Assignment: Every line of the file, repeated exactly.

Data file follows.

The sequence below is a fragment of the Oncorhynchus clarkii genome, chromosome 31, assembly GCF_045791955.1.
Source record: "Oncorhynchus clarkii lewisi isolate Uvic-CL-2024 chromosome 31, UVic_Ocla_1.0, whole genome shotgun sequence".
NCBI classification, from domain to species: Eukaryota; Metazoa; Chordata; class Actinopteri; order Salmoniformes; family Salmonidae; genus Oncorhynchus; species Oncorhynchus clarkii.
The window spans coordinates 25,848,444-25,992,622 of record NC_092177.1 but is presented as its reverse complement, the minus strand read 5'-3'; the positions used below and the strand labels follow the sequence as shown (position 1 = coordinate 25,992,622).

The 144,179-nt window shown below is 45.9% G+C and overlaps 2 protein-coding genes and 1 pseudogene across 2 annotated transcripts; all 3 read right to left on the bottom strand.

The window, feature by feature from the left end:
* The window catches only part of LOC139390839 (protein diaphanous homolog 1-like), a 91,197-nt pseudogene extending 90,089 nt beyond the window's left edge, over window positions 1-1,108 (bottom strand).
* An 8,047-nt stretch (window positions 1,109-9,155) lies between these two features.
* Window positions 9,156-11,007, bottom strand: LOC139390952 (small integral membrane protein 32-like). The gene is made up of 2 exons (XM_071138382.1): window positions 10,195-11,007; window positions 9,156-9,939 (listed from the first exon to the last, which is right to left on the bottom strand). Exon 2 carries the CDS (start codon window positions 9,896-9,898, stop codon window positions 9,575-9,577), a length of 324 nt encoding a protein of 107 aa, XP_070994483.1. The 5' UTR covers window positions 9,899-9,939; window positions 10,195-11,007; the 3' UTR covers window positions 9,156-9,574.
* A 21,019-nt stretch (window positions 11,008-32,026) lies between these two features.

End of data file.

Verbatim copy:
The sequence below is a fragment of the Oncorhynchus clarkii genome, chromosome 31, assembly GCF_045791955.1.
Source record: "Oncorhynchus clarkii lewisi isolate Uvic-CL-2024 chromosome 31, UVic_Ocla_1.0, whole genome shotgun sequence".
NCBI classification, from domain to species: Eukaryota; Metazoa; Chordata; class Actinopteri; order Salmoniformes; family Salmonidae; genus Oncorhynchus; species Oncorhynchus clarkii.
The window spans coordinates 25,848,444-25,992,622 of record NC_092177.1 but is presented as its reverse complement, the minus strand read 5'-3'; the positions used below and the strand labels follow the sequence as shown (position 1 = coordinate 25,992,622).

The 144,179-nt window shown below is 45.9% G+C and overlaps 2 protein-coding genes and 1 pseudogene across 2 annotated transcripts; all 3 read right to left on the bottom strand.

The window, feature by feature from the left end:
* The window catches only part of LOC139390839 (protein diaphanous homolog 1-like), a 91,197-nt pseudogene extending 90,089 nt beyond the window's left edge, over window positions 1-1,108 (bottom strand).
* An 8,047-nt stretch (window positions 1,109-9,155) lies between these two features.
* Window positions 9,156-11,007, bottom strand: LOC139390952 (small integral membrane protein 32-like). The gene is made up of 2 exons (XM_071138382.1): window positions 10,195-11,007; window positions 9,156-9,939 (listed from the first exon to the last, which is right to left on the bottom strand). Exon 2 carries the CDS (start codon window positions 9,896-9,898, stop codon window positions 9,575-9,577), a length of 324 nt encoding a protein of 107 aa, XP_070994483.1. The 5' UTR covers window positions 9,899-9,939; window positions 10,195-11,007; the 3' UTR covers window positions 9,156-9,574.
* A 21,019-nt stretch (window positions 11,008-32,026) lies between these two features.